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Friday, 11 November 2011 16:19

21st Century Music Video Casting

Written by  Gordon Meyer
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castingmusicvideos_renitagaleBelieve it or not, music videos have been around since the 1930s when Warner Bros. launched The Spooney Melodies, a series of musical shorts created to promote songs from the studio’s music-publishing catalog. Both then and now, casting directors have been challenged by the unique demands of this genre.


Renita Gale of Renita Casting began her casting career over a dozen years ago and has worked with top artists like Madonna, Christina Aguilera, Kid Rock, Britney Spears and INXS. One recent project was a video for the song “Shame” by Singers Robbie Williams and Gary Barlow and Director Vaughn Arnell, which required Gale to cast a pair of women to dance with the singers. “We put out a breakdown like we always do, listing the specific look that the client wanted,” says Gale. During the audition process, she recruited men to fill in for Williams and Barlow so they could better choose which women they would slow dance with on camera. “We must have sent them 35 to 40 people, knowing they would choose two,” Gale explains. Since clients are rarely on site unless there’s a callback, Gale uploads audition footage to a password-protected section of her website where her clients can pick and choose who they want to cast. 


This casting process is very familiar for Lamont Pete who began his casting career working on reality shows like “Blind Date” and “The Real World.” His work for MTV’s reality shows in the late 1990s led to casting gigs on music shows and music videos. While he’s now VP of A&R for MBA Art & Entertainment, an independent record label distributed by the Universal Music Group, Pete continues to cast select music videos and works with artists like Lil John and Eminem.


Pete’s most recent video was for Lil Wayne, who wanted to do a parody of a popular beer commercial. “We were holding this casting call and I was thinking that all I needed were some hot women,” Pete recalls. “But I wasn’t really filled in as to what the shoot required. In this case, they had to walk in the room and scream at the top of their lungs, like they were tweens at a Justin Bieber concert, and get really animated. It was a different thing because no one was really prepared for it. It showed that when you go to a casting call, you’re not always going to know what they’re going to ask of you. It may be more than just looking a certain way.”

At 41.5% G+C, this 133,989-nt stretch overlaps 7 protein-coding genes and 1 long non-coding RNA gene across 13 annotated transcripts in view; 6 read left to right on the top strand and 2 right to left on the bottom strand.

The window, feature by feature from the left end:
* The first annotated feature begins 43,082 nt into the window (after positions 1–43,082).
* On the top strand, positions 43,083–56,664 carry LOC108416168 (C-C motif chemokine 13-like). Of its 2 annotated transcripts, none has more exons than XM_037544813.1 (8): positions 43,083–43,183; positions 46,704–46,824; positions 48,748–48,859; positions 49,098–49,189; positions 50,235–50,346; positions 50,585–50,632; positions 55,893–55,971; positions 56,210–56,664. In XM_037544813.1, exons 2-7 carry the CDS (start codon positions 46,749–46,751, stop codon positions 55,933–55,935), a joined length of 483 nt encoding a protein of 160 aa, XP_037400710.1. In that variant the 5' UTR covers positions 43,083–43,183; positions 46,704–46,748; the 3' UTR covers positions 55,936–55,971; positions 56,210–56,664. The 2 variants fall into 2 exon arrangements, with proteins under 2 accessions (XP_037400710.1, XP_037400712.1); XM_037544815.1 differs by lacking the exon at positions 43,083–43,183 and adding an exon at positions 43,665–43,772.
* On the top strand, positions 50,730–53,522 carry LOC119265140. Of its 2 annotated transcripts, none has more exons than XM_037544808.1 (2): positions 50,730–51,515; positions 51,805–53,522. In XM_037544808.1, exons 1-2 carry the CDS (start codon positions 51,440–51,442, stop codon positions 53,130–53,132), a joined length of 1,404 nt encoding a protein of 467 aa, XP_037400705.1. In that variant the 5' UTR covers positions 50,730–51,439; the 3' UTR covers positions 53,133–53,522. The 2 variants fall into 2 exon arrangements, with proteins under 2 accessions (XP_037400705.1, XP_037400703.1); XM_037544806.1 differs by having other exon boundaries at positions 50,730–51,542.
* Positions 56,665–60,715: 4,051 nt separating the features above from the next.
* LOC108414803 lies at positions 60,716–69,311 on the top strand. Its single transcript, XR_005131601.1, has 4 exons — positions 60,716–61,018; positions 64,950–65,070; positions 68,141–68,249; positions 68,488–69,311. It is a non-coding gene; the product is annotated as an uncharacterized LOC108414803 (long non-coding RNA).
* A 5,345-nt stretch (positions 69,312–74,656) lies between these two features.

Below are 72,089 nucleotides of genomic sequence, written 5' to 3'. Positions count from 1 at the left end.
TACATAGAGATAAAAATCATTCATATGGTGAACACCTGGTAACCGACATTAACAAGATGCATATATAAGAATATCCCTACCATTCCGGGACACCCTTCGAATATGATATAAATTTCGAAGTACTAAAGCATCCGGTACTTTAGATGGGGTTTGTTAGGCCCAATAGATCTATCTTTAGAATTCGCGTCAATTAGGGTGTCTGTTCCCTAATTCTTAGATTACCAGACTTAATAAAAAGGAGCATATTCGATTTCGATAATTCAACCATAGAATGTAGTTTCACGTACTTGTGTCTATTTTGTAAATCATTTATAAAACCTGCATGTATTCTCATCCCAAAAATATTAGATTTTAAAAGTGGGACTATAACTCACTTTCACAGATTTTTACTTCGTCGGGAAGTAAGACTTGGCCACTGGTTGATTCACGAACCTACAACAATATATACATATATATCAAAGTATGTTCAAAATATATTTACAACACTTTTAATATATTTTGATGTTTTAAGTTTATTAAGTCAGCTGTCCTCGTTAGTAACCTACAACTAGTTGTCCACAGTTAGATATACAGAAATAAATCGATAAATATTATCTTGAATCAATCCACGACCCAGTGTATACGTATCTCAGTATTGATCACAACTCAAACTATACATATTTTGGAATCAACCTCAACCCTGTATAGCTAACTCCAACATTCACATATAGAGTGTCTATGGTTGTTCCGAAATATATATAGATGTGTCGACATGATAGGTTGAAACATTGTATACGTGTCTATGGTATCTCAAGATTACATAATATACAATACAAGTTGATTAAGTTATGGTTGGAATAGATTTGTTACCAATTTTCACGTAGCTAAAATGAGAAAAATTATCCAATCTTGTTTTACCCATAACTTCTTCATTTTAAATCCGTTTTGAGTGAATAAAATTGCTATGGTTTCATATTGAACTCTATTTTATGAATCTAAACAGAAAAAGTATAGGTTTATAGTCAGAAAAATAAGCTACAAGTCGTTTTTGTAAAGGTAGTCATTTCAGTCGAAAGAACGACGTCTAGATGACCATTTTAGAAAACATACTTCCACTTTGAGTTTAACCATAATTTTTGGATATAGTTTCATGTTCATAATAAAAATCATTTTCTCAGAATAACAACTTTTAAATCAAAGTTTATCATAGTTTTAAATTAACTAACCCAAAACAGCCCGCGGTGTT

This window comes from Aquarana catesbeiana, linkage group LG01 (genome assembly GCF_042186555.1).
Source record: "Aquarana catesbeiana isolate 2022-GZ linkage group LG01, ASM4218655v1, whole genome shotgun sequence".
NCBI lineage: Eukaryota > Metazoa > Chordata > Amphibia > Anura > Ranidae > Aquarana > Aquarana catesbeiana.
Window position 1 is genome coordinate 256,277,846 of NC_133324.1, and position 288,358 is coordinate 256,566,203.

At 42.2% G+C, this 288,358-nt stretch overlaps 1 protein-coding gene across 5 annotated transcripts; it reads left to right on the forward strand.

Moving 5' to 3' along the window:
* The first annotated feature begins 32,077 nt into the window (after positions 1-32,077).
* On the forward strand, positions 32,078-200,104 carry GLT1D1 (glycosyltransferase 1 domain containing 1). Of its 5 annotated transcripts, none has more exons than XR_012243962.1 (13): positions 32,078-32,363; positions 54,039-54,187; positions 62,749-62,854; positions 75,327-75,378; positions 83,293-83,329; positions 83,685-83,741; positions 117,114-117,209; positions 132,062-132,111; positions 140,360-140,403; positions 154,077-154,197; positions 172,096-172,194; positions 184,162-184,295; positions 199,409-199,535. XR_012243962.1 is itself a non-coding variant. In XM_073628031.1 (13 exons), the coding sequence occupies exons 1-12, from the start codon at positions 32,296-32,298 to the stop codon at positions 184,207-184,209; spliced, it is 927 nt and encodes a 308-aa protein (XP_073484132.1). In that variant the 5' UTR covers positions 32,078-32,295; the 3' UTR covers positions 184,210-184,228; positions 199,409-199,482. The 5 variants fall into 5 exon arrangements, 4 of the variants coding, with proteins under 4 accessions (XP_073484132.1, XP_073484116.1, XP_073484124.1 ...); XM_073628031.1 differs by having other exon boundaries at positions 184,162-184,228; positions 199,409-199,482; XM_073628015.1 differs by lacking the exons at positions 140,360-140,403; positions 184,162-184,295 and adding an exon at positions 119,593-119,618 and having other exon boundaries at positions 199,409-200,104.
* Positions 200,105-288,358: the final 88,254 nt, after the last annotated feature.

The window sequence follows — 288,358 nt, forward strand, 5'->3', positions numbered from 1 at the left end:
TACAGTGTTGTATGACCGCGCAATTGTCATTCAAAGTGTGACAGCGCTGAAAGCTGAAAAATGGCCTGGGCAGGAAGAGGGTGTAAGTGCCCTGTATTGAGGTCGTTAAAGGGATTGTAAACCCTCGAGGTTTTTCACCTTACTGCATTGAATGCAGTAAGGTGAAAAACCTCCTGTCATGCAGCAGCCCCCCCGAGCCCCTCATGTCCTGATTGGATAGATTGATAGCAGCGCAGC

Pete often puts out casting calls similar to the way Gale works, but for the Lil Wayne video he only invited people that he already knew and had worked with. He also once did a casting call for the BET show “Sunday Best” with auditions at the World Congress Center in Atlanta, Ga. Pete brought a dozen colleagues with him to handle the 800-plus people that they anticipated would attend — but over 7,000 people showed up.  “That was a very long day,” Pete says.


Both Gale and Pete say that their clients sometimes throw them challenging curves when it comes to their casting needs. For one video, a client wanted a carnival atmosphere that required Pete to find jugglers. And for one Madonna video, Gale was specifically told to cast real exotic dancers or strippers who would be willing to appear topless for a planned European version of the video — and their breasts had to be real. “I spent a week in clubs meeting strippers, handing them my business card and telling them about the opportunity while they were giving other people lap dances,” says Gale. “It was hilarious.” 
Today, Gale says the glory days of MTV are now history. “There just aren’t as many music videos being produced, and overall budgets have dropped to the point where I can no longer make a good living just from casting music videos,” she explains. Gale’s professional focus is now directed towards commercials, TV shows and feature films as she passes the casting baton to younger directors aiming to get their foot in the casting door.

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